Regardless of what the future brings, greenhouse growers will always seek to take production practices to new levels that save time, money and environmental resources. New products and research in the areas of lighting, energy conservation, fertilizer, irrigation and growing media will help make your jobs easier.
An increasing number of lighting sources that use less energy, have a longer lifespan and produce less heat are showing up on the market. Recent products utilize advanced reflector and induction technology to improve light output and uniformity, ultimately producing higher yield-per-watt ratios.
Growers have focused their attention on light-emitting diodes (LEDs) as a supplemental light source and potentially a replacement for natural light. Advances in lighting technology show that with the right light, plants can be grown just about anywhere. Recent research has centered on using LEDs to alter the color, taste, smell, postharvest life and other characteristics of plants, as well as for increasing pesticide efficacy.
Alternative Fertilizer Sources
Water-soluble and controlled-release fertilizers will continue as mainstays in the greenhouse. However, as herb and vegetable production increases, the focus may shift to organic fertilizers.
WISErg has patented a process that converts food waste into a form suitable for fertigation systems. The University of Arizona is trialing this new organic fertilizer in its greenhouses. The results are promising, although research is in its beginning stages. The new fertilizer is currently under review by the Organic Materials Review Institute.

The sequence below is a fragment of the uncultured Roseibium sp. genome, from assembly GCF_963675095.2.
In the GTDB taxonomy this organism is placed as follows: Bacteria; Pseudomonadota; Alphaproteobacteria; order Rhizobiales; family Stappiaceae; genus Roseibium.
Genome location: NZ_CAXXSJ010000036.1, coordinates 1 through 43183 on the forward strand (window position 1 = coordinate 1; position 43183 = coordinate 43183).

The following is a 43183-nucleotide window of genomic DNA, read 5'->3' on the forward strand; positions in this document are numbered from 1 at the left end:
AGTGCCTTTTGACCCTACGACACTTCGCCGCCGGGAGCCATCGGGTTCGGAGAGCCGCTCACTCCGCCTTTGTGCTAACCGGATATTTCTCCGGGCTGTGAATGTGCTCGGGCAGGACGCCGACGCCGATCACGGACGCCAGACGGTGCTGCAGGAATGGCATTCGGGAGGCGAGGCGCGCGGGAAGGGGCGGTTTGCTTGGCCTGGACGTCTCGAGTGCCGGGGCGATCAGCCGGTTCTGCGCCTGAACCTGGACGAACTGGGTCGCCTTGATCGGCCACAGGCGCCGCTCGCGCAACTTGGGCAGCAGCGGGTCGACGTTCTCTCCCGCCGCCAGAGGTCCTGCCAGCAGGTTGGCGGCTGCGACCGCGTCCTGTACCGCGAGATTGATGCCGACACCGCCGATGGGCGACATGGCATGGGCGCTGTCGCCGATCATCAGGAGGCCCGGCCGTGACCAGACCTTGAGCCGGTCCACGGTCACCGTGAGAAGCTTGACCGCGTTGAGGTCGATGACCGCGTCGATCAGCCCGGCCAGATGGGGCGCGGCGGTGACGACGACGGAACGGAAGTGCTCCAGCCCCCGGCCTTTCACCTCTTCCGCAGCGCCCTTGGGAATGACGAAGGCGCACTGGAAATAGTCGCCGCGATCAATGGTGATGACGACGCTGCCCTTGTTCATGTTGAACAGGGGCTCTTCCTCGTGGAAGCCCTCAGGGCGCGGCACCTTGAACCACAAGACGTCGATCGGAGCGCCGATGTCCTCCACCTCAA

Renewable Energy Rules
Ongoing changes in the cost of natural gas and oil will continue to drive growers to using more renewable energy resources, by securing federal and state grants. Look for more solar panels, wind farms, geothermal drilling and biomass burners on the horizon.
Irrigation Will Become More On-Demand To Save Water Resources
Researchers at Oklahoma State University recently compared on-demand irrigation to automated irrigation in cleome and ipomoea. Labor savings, greater growth and less water use suggest that on-demand irrigation controlled by a tensiometer could have financial and environmental benefits for greenhouse growers. Visit http://wp.me/p3Y8MU-9lp to learn more.
Growers will be increasingly mandated to step up water conservation efforts by improving rainwater recycling systems and relying less on municipal water and wells. Filtering technology will continue to improve, even beyond 5-micron filters, copper ionization and ozonation.
Advances In Growing Media
Research from the University of Aberdeen, the James Hutton Institute and Rothamsted Research demonstrates plants’ ability to use mychorrhizae in growing media to communicate with each other. The plants can send warnings about incoming aphids to other plants connected to their network by sending out a chemical signal that repels aphids and attracts predatory wasps, who then attack the aphids. Plants in the network were covered with bags to make sure they were not sending signals through the air.
“Mychorrhizal fungi need to get products of photosynthesis from the plant, and have to do something for the plant,” John Pickett of Rothamsted Research told the BBC News. “In the past, we thought of them making nutrients available from the roots and soil, but now we see another evolutionary role for them, in which they pay plants back by transmitting the signal efficiently.”
Pickett said the discovery could lead to growers using fungi as an advance warning system for their crops.
In other research from Olds College in Alberta, Canada, bio char, a product derived from burning organic matter, may have great potential as a soil additive for greenhouse-grown crops.